domenica 17 gennaio 2010
DAL TIMES: Bono and..the Bible
U2 are obsessed with… the Bible.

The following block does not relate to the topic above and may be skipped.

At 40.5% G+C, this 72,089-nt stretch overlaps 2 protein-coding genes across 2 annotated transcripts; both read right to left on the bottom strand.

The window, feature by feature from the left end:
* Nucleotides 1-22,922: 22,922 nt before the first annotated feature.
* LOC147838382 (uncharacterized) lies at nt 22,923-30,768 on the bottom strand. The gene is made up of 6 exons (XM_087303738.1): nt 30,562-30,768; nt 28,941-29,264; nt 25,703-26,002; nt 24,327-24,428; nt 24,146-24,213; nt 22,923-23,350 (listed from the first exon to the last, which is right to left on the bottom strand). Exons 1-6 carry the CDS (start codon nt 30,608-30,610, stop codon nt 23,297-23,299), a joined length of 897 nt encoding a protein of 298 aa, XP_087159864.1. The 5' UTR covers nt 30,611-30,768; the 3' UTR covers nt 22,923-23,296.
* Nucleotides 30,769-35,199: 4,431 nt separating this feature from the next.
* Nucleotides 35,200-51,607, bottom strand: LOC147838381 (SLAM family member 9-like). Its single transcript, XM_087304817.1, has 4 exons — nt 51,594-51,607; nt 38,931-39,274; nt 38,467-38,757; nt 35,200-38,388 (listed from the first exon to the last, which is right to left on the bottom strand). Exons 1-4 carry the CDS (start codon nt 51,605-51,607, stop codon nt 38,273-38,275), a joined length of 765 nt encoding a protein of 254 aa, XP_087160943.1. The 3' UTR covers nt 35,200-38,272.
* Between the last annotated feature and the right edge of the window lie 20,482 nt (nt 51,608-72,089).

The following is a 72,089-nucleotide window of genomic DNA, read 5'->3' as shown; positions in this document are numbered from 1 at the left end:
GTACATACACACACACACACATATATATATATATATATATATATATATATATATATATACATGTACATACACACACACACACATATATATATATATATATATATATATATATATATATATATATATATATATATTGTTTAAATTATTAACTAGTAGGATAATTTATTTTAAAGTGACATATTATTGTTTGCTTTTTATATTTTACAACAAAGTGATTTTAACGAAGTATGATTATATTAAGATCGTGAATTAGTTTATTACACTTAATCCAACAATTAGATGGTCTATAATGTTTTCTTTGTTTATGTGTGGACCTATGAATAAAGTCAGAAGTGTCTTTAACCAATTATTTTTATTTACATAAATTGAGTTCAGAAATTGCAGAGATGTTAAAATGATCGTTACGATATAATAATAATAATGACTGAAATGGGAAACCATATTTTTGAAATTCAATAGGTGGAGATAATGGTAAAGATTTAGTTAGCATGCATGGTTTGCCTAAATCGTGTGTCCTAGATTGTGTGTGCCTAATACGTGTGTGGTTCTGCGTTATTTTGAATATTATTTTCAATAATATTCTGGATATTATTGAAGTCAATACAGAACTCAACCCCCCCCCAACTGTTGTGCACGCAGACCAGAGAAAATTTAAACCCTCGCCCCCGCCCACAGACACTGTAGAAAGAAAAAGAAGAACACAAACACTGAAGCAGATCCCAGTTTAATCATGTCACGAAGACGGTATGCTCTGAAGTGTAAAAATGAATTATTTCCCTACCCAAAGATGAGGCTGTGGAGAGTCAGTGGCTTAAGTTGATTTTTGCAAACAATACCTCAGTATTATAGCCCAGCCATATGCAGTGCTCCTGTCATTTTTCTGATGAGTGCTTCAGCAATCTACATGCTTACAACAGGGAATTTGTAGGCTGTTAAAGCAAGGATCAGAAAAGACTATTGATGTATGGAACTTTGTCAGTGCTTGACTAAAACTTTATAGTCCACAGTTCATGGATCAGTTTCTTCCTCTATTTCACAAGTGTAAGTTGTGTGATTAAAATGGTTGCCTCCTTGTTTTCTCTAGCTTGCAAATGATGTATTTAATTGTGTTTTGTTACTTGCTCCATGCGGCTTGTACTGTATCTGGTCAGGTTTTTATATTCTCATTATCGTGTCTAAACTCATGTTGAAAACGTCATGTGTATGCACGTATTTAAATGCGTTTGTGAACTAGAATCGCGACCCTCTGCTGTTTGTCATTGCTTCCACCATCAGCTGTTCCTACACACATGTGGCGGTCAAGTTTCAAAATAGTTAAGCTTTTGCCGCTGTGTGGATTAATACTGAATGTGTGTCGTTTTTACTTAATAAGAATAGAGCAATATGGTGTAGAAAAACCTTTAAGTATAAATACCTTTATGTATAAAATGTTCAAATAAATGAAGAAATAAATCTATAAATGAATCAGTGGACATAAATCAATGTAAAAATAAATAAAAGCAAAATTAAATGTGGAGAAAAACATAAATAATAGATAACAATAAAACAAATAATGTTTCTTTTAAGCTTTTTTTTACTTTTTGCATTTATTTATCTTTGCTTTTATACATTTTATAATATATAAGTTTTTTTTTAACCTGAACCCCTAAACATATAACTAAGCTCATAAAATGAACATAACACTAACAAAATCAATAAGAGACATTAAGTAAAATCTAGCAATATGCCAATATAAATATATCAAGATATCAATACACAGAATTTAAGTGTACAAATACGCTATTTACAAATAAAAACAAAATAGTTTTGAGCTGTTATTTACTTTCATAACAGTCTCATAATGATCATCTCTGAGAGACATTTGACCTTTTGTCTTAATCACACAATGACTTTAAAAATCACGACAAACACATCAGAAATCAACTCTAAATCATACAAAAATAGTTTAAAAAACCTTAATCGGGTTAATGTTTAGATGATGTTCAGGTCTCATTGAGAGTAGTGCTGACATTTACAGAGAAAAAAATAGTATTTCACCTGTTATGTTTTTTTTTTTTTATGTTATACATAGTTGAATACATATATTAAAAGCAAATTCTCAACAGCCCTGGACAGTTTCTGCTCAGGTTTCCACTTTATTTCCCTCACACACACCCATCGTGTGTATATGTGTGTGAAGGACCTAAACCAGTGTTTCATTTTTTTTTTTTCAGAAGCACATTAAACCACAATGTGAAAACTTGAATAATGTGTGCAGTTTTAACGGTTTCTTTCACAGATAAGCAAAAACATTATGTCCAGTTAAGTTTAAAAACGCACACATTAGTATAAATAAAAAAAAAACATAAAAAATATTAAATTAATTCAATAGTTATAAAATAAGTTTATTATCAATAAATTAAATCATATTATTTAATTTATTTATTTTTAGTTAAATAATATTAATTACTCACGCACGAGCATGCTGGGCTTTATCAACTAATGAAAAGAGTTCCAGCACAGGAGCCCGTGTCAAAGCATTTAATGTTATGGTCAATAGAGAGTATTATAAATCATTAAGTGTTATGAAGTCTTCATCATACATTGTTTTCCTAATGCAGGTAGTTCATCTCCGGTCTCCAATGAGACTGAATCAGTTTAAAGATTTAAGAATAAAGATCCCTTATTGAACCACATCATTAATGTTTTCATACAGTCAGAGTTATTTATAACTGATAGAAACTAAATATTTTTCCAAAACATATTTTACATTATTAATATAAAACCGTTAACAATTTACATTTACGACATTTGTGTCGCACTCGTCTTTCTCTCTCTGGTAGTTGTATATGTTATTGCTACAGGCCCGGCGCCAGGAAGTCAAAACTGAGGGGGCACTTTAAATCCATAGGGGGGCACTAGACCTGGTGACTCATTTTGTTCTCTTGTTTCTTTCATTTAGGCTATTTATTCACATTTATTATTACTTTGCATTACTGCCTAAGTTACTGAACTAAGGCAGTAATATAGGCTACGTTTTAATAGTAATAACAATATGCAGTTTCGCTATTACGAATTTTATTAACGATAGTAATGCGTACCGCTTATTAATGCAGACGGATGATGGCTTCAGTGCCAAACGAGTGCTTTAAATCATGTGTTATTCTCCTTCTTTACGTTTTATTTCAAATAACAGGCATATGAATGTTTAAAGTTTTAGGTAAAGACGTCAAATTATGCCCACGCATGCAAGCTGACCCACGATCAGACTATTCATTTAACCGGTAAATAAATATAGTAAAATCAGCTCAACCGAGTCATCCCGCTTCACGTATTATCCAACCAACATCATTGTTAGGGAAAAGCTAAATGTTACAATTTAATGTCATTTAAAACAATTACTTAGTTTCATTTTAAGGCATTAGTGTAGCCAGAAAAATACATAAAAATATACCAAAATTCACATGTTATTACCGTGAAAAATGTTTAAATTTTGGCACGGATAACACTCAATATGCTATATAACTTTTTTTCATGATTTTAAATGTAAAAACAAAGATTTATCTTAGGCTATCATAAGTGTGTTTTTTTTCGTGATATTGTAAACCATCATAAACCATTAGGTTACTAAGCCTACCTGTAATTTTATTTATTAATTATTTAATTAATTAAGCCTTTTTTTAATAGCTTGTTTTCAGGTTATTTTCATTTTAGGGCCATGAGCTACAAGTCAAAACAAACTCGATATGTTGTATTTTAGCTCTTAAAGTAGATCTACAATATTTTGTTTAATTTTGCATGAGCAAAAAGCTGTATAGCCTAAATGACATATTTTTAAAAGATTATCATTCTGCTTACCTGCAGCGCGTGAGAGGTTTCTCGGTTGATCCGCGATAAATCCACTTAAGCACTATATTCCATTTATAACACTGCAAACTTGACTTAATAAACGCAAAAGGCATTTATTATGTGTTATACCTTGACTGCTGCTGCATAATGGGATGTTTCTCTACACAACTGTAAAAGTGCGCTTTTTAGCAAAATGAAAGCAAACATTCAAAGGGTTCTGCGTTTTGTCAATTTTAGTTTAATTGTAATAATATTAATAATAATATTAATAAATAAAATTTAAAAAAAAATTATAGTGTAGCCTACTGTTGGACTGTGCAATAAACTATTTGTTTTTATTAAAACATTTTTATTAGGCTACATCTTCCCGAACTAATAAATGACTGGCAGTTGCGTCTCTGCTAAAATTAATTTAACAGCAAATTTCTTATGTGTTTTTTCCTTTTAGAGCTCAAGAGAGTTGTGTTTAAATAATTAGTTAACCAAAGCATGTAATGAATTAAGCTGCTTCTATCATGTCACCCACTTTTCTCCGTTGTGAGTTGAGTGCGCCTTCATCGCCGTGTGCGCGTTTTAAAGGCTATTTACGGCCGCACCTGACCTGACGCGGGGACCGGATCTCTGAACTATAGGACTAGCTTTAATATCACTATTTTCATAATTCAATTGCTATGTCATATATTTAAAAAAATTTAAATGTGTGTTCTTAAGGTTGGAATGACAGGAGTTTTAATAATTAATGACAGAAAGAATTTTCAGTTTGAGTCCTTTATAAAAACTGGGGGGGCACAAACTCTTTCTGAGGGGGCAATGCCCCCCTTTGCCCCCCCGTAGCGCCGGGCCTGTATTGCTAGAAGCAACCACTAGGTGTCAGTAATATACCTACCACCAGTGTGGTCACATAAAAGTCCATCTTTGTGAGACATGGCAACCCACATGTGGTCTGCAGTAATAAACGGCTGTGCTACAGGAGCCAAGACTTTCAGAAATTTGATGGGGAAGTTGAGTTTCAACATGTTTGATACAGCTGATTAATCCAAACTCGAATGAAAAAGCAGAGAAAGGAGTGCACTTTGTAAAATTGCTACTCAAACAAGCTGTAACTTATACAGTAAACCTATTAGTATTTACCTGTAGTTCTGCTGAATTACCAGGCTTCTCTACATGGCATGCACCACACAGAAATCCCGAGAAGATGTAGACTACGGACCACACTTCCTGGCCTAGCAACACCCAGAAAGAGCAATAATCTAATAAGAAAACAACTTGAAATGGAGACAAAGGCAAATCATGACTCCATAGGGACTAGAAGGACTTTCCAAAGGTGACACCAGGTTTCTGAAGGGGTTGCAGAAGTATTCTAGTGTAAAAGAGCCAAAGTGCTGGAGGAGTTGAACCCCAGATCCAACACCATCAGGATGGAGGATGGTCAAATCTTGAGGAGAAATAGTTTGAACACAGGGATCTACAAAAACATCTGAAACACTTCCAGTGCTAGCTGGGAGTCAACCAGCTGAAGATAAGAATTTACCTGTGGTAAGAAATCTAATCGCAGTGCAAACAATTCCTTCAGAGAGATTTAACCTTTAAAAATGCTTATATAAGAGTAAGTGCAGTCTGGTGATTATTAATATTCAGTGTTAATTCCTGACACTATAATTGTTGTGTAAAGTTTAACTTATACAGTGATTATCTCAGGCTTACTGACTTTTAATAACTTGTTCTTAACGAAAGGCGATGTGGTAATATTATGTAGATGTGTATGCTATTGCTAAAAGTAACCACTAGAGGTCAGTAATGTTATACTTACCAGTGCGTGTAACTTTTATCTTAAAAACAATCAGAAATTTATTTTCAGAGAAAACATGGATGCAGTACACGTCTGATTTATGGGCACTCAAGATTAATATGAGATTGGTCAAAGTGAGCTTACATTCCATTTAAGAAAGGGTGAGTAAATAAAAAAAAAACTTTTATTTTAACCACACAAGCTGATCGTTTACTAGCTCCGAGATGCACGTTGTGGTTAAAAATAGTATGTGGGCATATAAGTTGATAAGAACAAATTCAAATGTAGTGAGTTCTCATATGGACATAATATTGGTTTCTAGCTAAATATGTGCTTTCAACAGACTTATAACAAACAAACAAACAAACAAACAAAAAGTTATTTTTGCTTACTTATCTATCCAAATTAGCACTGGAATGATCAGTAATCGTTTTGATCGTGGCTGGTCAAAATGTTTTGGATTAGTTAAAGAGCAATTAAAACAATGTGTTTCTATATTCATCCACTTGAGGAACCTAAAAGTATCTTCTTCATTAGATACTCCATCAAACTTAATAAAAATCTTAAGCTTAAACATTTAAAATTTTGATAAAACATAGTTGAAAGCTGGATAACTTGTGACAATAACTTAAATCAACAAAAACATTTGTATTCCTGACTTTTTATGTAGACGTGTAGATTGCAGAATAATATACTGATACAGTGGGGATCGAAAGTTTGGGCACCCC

At least according to L’Osservatore Romano, the semi-official Vatican newspaper. In a piece published January 4, it reveals Bono’s early fascination with the Old Testament King and prophet David. At the age of 12, Bono “adored” David: “For me he was like a pop star and the words of the psalms, poetry…”He explains: "Before becoming a prophet and king of Israel, David had gone through a lot: he went into exile and in the end went into a cavern where he came to terms with God. And that is where the soap opera gets interesting: David composes his first blues,” says Bono, once an evangelical, and member of the Christian band Shalom, but now said to take a looser grasp on Church. In his do-gooding career since, he has certainly mixed with the great and the holy (check the pic above of Pope John Paul II trying his shades). Indeed, a new book just published in Italy, In the Name of Love (664 pages worth, yours for a mere 22 euro) claims the Good Book is a constant reference point throughout the entire U2 canon, from first record to their last CD. As well as ample Biblical allusion and quotes from the psalms, the book's author, Andrea Morandi finds reference to to the old Testament prophet Habakuk in Rejoice. When Love comes to Town he avers refers to the Roman guards playing with die for the seamless garment worn by Jesus, while Until the End of the World speaks of Judas and his betrayal, to cite but a few examples. Unconvinced? The Osservatore quotes Bono as saying: “In the music of U2, there are cathedrals and streets. The streets lead to the cathedrals, and while you walk there you feel nervous as if someone were following you. If you turn around no one is there. Then, finally you enter the cathedral and only then understand that someone really was following you: God.” And for additional evidence in support of Morandi’s case, here’s a link to a site listing specific Bible references in U2’s songs.. So, fact? Or a matter for individual interpretation?